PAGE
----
I read about the CTV (CT cerebral venography (technique) | Radiology Reference Article | Radiopaedia.org) some time ago and thought it might be a less invasive approach to scan the venous network instead of going for catheter venography, but perhaps I will need to take it anyways. I still couldn’t convince the vascular surgeon to add IJV scan to the carotid doppler US requisition, as according to him it’s too complicated to reliably assess IJVs with ultrasound. While I see his point (e.g. IJVs and jugular veins in general are very soft and easily temporarily pinched by muscles), just that alone was quite a sign that mix-and-match investigation techniques aren’t readily available to everyone. And CTV is something not that common here from what I have heard…
And of all the CTAs I have, only one managed to catch the jugulars. Others would show only the arterial flow. Or maybe it’s because the jugulars would be too compressed to show the flow…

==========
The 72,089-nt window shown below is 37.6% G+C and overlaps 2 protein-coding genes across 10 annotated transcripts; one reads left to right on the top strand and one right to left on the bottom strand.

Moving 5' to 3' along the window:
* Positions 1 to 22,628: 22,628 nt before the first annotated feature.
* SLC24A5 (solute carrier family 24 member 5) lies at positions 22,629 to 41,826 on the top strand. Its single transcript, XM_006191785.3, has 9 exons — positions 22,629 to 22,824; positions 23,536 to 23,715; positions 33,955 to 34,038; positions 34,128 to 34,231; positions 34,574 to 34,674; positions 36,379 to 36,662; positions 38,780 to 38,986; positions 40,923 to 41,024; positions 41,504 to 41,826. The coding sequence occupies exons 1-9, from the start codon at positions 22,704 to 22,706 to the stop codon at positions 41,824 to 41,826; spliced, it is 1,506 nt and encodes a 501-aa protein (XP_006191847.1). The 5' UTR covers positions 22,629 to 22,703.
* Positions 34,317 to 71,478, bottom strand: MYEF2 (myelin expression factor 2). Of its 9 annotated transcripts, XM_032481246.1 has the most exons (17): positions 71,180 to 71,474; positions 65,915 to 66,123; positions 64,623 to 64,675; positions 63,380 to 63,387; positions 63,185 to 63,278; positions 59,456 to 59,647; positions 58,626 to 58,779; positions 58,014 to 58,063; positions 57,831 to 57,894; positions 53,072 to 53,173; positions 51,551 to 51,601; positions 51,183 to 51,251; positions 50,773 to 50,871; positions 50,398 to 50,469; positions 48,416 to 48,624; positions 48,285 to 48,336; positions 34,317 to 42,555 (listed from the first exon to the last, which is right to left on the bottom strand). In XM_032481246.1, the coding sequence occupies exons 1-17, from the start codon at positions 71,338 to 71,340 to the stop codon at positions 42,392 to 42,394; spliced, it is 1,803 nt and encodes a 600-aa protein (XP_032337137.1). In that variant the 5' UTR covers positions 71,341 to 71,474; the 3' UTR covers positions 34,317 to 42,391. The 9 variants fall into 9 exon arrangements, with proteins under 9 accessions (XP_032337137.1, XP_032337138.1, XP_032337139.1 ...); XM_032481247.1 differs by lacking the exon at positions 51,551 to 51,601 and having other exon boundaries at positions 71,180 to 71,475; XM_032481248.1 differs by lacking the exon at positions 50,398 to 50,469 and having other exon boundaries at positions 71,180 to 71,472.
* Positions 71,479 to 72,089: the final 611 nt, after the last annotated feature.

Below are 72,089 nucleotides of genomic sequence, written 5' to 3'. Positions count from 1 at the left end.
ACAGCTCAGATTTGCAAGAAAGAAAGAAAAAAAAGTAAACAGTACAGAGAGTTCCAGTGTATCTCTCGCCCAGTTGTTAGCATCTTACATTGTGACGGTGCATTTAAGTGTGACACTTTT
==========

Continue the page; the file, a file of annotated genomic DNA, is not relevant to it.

(the images are from 2020 btw)
@vdm, There is what they call arterial phase and venous phase, so technically they should capture both in CTA. for CTV, they only focus on venous system. Regarding the images you shared. I assume the images are from different side i.e left & right. The first one, were you moving your head when they take it? It does show calcified ligament and hyoid bone moving towards to the carotid artery. It also shows the whole thyroid cartilage with hyoid bone moving towards left just below where the jugular vein appears narrowed (will need more images to confirm things here).
I see an obvious stenosis on the Jugular vein on second image but would like to have more images in order to study what might be causing it (muscles might be involved). Secondly, it will be good idea to provide the front & back mages as swell. Plus, if you can provide the axial images, that would be better as I can see the interaction between bones & vessels if any.
With the limited images, Here I point what I think the items of interest are.
First image, the red arrow point to what appears to be Jugular Vein, green points to C1 Arch, cyan arrow points to Styloid with ligament, blue arrow points to Carotid Artery, black arrow points to hyoid bone and yellow points to thyroid cartilage.
Second image, red points to Jugular vein, blue points what appears to be Carotid artery (hidden behind IJV), and the green arrows point to parts of the Collateral veins which I would like to see more since I suspect it might be dilated but need to see the back very well.